After reflecting over the tedium and complacency that are often companions of repetition, this week I found myself thinking of another companion of repetition: comfort. At times we do need to be shaken out of our routine, especially if we have taken Scripture, prayer, or the daily graces God gives us for granted. We need to ask him to bring newness to what has become monotony.
Yet that “sameness” can also bring a great sense of comfort. We often gravitate to what is known and familiar. Especially when our lives experience some sort of upheaval—whether it is a personal tragedy like sickness or death, a time of uncertainty like a job loss, or even a societal change like a political or cultural revolution—we seek stability. We intellectually know that the most stable thing in our lives is God our Father, who is unchanging and omnipresent. Being human, we need some physical reminder of this fact.
Scripture, prayer, the sacraments, and the Church are our reminders of this stability. No matter where the winds are blowing in our lives or in society, we can rest in the knowledge that Christ built his church on Rock. While giving capricious Peter a name connotating stable constancy might have caused snickers among Peter’s friends, it is a reminder to us that we are part of a Church that has lasted two thousand years.
While driving to work I pass many Protestant communities, especially since I live in what some would call the buckle of the Bible Belt. Their signs advertise service times, funny puns, thoughtful reminders, or other announcements. Several of the signs over the past few weeks have welcomed new pastors. I found myself wondering how the pastors and their families came to the congregations. How were they invited or hired? Did they have to pass a rigorous interview process with the elders of the congregation?
We as Catholics are no strangers to the joys and sorrows of priest reassignments and new pastors. But I found myself thinking about those Protestant communities and what would happen if the new pastor came with a new theology. What if he challenged beliefs that the congregation held dear? How would his ideas be evaluated? Would he be shuffled aside for a new pastor?
The night after the United States Supreme Court redefined marriage, my friends and I met for drinks to remind ourselves that the world wasn’t ending. We wanted to cheer ourselves up and toast our parents and family, friendships, and the love of God. One of my friends commented how grateful she was to be Catholic—that in this time, she had the comfort and confidence of belonging to a family that was not going to redefine truth. Her American world might have been shaken, but she was standing on foundations much deeper, much older, much truer.
The next week I drove by two different churches with signs celebrating the decision. And I thought back to what Casey had said that night.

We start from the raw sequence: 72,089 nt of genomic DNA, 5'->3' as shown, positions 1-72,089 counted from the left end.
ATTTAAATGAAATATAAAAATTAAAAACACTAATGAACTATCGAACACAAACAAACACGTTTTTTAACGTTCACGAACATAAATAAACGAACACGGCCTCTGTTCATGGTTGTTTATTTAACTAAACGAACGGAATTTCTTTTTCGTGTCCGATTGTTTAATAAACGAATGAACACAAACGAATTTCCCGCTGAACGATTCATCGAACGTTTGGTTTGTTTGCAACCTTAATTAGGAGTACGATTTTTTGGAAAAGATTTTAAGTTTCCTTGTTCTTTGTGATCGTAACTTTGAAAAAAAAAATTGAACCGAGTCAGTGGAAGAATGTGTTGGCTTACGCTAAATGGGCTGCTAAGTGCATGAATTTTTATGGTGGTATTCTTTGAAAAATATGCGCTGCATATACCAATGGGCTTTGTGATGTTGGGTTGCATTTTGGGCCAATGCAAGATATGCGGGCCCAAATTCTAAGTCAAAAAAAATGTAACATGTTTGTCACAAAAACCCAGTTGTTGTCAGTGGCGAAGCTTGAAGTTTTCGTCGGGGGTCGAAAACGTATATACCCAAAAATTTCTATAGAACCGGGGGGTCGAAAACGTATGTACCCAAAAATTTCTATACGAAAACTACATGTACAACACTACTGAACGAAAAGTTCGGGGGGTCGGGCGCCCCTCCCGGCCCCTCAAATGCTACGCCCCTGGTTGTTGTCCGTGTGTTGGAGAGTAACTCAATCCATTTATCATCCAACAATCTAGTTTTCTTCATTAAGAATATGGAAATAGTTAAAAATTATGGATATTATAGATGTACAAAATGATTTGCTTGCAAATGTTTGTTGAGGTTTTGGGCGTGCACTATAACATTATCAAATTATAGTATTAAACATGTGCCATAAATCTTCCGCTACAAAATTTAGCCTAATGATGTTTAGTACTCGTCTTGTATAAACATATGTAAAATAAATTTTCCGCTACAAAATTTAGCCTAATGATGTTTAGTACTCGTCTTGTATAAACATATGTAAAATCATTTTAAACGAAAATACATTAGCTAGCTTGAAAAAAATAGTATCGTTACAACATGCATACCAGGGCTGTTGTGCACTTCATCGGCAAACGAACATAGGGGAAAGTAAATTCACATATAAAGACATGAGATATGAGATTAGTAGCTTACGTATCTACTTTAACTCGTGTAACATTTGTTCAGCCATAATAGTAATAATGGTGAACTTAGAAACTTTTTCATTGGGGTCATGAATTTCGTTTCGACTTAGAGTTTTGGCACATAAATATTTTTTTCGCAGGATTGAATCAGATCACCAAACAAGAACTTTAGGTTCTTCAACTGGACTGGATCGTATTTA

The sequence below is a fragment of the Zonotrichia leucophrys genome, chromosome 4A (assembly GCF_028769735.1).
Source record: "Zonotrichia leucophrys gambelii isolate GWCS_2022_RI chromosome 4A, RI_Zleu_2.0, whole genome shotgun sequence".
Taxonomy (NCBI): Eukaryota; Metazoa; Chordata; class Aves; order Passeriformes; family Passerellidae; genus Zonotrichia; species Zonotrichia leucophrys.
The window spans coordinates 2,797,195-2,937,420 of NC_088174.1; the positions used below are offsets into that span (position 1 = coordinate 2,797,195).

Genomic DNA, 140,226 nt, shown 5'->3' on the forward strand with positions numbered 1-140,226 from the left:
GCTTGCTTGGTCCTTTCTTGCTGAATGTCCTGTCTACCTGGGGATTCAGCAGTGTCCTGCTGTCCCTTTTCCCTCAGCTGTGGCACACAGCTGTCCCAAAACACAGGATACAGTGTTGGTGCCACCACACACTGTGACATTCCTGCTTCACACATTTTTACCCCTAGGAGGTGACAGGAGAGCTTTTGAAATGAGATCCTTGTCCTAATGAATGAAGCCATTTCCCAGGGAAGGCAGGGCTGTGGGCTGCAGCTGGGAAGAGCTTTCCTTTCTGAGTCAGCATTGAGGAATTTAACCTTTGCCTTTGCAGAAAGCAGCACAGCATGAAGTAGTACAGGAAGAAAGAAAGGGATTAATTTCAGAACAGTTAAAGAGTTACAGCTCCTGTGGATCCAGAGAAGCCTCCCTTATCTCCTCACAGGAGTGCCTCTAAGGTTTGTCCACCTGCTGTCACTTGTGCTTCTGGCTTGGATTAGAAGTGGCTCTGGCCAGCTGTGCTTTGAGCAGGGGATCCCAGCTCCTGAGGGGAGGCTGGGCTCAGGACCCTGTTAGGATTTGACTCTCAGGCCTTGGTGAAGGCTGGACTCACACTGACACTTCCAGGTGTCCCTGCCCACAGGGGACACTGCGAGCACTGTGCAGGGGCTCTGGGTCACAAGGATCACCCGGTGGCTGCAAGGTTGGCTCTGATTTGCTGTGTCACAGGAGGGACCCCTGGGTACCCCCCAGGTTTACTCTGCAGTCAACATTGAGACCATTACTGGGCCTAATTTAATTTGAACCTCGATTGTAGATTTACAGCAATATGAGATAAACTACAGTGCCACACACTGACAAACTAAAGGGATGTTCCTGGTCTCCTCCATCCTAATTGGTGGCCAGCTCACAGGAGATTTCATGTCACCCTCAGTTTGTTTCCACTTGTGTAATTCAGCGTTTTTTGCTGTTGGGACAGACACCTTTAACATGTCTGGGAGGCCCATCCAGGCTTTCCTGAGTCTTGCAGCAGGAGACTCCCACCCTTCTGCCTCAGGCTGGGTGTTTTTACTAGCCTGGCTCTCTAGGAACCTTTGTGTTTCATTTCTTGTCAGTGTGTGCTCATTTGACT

I stand on the foundations of something much bigger and older than me. From the day of my baptism, when I was baptized into the Body of Christ and that Body of Christ professed the faith that my infant voice could not, I was part of something older, richer, deeper than myself. The communal faith of the Church preexisted my own personal faith—made clear by the fact that no one can baptize themselves.
Repetition can lead me into monotony and lukewarmness, but it can also remind me that I don’t need to reinvent the wheel. There are days when I can’t find words to pray. And that’s okay—the Church supplies them. Maybe all I can do is cling to my Rosary beads or whisper the responses at Mass. The Holy Spirit prays for us when we can’t (Romans 8:26-27) and the Body of Christ does too. We are not alone.
I am blessed to be a member of a Church who has celebrated the same liturgy for the last two thousand years. I walk into a Catholic church and know who waits for me there—Jesus Christ. I can go to Mass in Peru or Canada or the Philippines and have the comfort of being home—of hearing the same readings, of partaking of the same sacred banquet. I can pray the Divine Office in Nashville and know that the same psalms were prayed by the Holy Father in Rome.
A few years ago I led a pilgrimage to Rome. Among the dozens of other incredible sites we visited, we went to San Clemente, a twelfth century church built over a fourth century church built over a 1st century house church. We were walking amongst the excavations of the fourth century church, and I was mentioning that Sts. Cyril and Methodius had brought the body of St. Clement back to the church. Suddenly it hit me. Sts. Cyril and Methodius had come on pilgrimage to the same church where we were on pilgrimage in the twenty-first century. I had known this intellectually for some time, just as I knew centuries of holy men and women had come to the Eternal City. It had hit my head before that moment—but now it hit my heart. In ways I still cannot express in words, I suddenly felt the weight and joy of the age of the Church. We were part of something ancient. This pilgrimage was not some novel twenty-first century activity. You are part of a heritage that much richer, much deeper, much bigger than you. You are walking—literally—in the footsteps of the saints.
But we don’t need to go to Rome. All we need to do is go to Mass or pick up a Rosary. We just need to open up the Scriptures. Reading the same words that the great saints have read before us, we can be comforted: “This again.” Whatever our struggle, whatever our needs, we stand in great company.